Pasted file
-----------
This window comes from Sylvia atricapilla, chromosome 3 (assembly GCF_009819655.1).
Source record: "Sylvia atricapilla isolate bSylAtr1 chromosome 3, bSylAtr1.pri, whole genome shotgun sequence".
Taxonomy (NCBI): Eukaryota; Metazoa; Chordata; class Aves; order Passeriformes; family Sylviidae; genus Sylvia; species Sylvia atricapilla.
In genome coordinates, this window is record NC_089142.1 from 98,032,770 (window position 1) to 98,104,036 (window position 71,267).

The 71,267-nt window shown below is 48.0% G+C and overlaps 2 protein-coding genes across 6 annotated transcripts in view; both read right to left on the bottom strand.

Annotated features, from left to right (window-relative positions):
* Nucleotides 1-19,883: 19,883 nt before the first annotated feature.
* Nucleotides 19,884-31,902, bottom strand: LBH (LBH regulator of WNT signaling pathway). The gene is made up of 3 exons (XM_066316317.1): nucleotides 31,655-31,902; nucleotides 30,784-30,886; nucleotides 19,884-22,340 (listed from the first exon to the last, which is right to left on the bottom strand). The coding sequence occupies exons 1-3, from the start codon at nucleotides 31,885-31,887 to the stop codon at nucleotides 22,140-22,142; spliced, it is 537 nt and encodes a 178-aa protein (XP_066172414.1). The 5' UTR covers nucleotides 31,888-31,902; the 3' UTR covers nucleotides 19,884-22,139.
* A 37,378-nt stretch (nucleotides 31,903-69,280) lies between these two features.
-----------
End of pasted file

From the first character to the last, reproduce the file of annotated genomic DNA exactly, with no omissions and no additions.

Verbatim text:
This window comes from Sylvia atricapilla, chromosome 3 (assembly GCF_009819655.1).
Source record: "Sylvia atricapilla isolate bSylAtr1 chromosome 3, bSylAtr1.pri, whole genome shotgun sequence".
Taxonomy (NCBI): Eukaryota; Metazoa; Chordata; class Aves; order Passeriformes; family Sylviidae; genus Sylvia; species Sylvia atricapilla.
In genome coordinates, this window is record NC_089142.1 from 98,032,770 (window position 1) to 98,104,036 (window position 71,267).

The 71,267-nt window shown below is 48.0% G+C and overlaps 2 protein-coding genes across 6 annotated transcripts in view; both read right to left on the bottom strand.

Annotated features, from left to right (window-relative positions):
* Nucleotides 1-19,883: 19,883 nt before the first annotated feature.
* Nucleotides 19,884-31,902, bottom strand: LBH (LBH regulator of WNT signaling pathway). The gene is made up of 3 exons (XM_066316317.1): nucleotides 31,655-31,902; nucleotides 30,784-30,886; nucleotides 19,884-22,340 (listed from the first exon to the last, which is right to left on the bottom strand). The coding sequence occupies exons 1-3, from the start codon at nucleotides 31,885-31,887 to the stop codon at nucleotides 22,140-22,142; spliced, it is 537 nt and encodes a 178-aa protein (XP_066172414.1). The 5' UTR covers nucleotides 31,888-31,902; the 3' UTR covers nucleotides 19,884-22,139.
* A 37,378-nt stretch (nucleotides 31,903-69,280) lies between these two features.